Getting to know a child on an individual basis, and developing a supportive, interactive relationship with him or her is key to being able to provide engaging, differentiated and effective scaffolding. An individualized personalized one on one approach is key to maximizing the learning progress and confidence of the child. This is because knowing the child’s strengths and weaknesses as well as their interests and knowing what motivates them is the basis for providing a meaningful and purposeful education plan that will engage the child.
Following the child’s lead carefully and sensitively will guide the teacher toward an effective plan. Knowledge of indicators for learning disabilities and delays as well as psychological factors that impact a child’s learning are also important to be aware of.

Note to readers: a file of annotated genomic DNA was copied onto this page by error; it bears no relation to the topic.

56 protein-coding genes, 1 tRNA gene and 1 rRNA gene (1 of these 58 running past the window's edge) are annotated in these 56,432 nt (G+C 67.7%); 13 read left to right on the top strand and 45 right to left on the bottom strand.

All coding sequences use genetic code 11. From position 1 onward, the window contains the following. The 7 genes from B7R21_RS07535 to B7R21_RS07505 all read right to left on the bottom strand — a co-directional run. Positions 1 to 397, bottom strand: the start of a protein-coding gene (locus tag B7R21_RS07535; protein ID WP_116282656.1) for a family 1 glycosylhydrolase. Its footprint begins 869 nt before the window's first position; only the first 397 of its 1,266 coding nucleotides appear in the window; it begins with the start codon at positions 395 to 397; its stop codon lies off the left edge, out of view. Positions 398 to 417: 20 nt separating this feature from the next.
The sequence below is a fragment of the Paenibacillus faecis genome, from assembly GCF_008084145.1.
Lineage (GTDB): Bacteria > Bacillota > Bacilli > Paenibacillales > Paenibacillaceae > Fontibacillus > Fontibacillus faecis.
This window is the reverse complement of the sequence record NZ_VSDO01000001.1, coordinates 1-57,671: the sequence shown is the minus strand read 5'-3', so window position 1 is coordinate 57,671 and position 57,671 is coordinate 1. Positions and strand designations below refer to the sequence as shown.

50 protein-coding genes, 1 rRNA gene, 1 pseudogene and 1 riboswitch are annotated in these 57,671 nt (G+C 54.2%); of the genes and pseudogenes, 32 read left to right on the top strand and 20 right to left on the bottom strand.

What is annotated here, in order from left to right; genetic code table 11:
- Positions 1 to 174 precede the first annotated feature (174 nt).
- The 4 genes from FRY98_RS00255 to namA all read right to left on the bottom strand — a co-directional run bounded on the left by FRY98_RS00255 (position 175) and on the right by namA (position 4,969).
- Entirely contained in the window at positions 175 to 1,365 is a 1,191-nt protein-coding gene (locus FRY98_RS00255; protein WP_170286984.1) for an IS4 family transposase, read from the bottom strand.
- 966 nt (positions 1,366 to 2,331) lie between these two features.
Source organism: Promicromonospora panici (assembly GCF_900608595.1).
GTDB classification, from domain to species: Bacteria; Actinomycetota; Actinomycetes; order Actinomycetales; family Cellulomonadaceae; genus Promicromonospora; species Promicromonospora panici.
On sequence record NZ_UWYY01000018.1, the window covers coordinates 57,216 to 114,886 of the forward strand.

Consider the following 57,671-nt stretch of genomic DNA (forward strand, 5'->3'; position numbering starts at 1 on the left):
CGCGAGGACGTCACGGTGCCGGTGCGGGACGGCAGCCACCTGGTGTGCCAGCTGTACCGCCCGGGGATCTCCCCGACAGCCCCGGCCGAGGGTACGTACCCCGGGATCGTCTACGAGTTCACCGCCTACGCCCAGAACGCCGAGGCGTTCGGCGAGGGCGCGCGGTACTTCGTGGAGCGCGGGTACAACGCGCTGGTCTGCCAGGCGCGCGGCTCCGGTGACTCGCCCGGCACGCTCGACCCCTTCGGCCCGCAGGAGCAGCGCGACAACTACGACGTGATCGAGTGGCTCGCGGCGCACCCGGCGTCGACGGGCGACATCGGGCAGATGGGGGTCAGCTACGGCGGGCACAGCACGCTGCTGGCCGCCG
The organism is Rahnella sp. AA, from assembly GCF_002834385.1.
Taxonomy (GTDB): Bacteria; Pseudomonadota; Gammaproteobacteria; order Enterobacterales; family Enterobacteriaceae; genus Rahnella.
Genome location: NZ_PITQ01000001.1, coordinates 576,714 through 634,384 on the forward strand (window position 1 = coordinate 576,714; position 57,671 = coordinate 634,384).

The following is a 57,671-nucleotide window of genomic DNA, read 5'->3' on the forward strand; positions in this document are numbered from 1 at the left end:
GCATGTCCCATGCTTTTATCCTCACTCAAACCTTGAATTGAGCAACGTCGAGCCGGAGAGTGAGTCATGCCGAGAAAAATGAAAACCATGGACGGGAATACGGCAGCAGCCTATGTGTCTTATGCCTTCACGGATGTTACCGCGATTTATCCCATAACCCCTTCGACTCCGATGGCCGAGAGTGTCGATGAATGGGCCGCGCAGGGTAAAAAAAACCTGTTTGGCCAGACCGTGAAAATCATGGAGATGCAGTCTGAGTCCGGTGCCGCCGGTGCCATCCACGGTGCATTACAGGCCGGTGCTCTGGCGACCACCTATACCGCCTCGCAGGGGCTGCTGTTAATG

I first received my Bachelor’s Degree in English from the University of Toronto before going on to receive my Childhood Education certification. I also received a Bachelor’s Degree in Early Childhood Education at the University of Guelph.
I have worked with high school and college students helping them do effective research and plan for papers. I have tutored math and some science for high school, as well as all of the arts. I have also tutored elementary school aged children in after school programs, as well as my own children. I currently work in a kindergarten public school (5 years) and before that I worked in a kindergarten/preschool parent cooperative where both emergent inquiry based teaching and one on one academic scaffolding coexisted (6 years). I have spent many years working with children with ADHD, ADD, language/cognitive delays, and children on the Autism spectrum.
In April 2013 I received a mentorship award from George Brown College for my work with the Early Childhood Education students placed in our classroom for their practicum. I have written and had published a number of articles in “Interaction” which is the journal magazine published by the Child Care Federation of Canada.